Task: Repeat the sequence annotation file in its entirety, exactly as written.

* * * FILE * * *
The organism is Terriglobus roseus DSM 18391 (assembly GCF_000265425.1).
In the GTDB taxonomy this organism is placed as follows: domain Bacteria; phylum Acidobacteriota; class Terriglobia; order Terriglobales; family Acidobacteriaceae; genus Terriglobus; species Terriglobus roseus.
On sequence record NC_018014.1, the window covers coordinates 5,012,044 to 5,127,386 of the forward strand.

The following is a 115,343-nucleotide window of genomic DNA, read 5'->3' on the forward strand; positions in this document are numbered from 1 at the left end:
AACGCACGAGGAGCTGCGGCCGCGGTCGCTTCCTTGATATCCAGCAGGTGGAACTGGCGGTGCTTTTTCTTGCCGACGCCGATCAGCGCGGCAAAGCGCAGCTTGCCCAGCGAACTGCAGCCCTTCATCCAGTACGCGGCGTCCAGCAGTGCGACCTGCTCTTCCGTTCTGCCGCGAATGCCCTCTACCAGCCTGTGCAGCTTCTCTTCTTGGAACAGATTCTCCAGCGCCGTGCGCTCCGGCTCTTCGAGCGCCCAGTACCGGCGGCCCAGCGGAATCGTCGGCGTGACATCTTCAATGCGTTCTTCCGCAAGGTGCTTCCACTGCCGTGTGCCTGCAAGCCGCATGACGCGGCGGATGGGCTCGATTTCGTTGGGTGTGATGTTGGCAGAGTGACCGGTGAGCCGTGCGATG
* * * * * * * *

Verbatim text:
The organism is Terriglobus roseus DSM 18391 (assembly GCF_000265425.1).
In the GTDB taxonomy this organism is placed as follows: domain Bacteria; phylum Acidobacteriota; class Terriglobia; order Terriglobales; family Acidobacteriaceae; genus Terriglobus; species Terriglobus roseus.
On sequence record NC_018014.1, the window covers coordinates 5,012,044 to 5,127,386 of the forward strand.

The following is a 115,343-nucleotide window of genomic DNA, read 5'->3' on the forward strand; positions in this document are numbered from 1 at the left end:
AACGCACGAGGAGCTGCGGCCGCGGTCGCTTCCTTGATATCCAGCAGGTGGAACTGGCGGTGCTTTTTCTTGCCGACGCCGATCAGCGCGGCAAAGCGCAGCTTGCCCAGCGAACTGCAGCCCTTCATCCAGTACGCGGCGTCCAGCAGTGCGACCTGCTCTTCCGTTCTGCCGCGAATGCCCTCTACCAGCCTGTGCAGCTTCTCTTCTTGGAACAGATTCTCCAGCGCCGTGCGCTCCGGCTCTTCGAGCGCCCAGTACCGGCGGCCCAGCGGAATCGTCGGCGTGACATCTTCAATGCGTTCTTCCGCAAGGTGCTTCCACTGCCGTGTGCCTGCAAGCCGCATGACGCGGCGGATGGGCTCGATTTCGTTGGGTGTGATGTTGGCAGAGTGACCGGTGAGCCGTGCGATG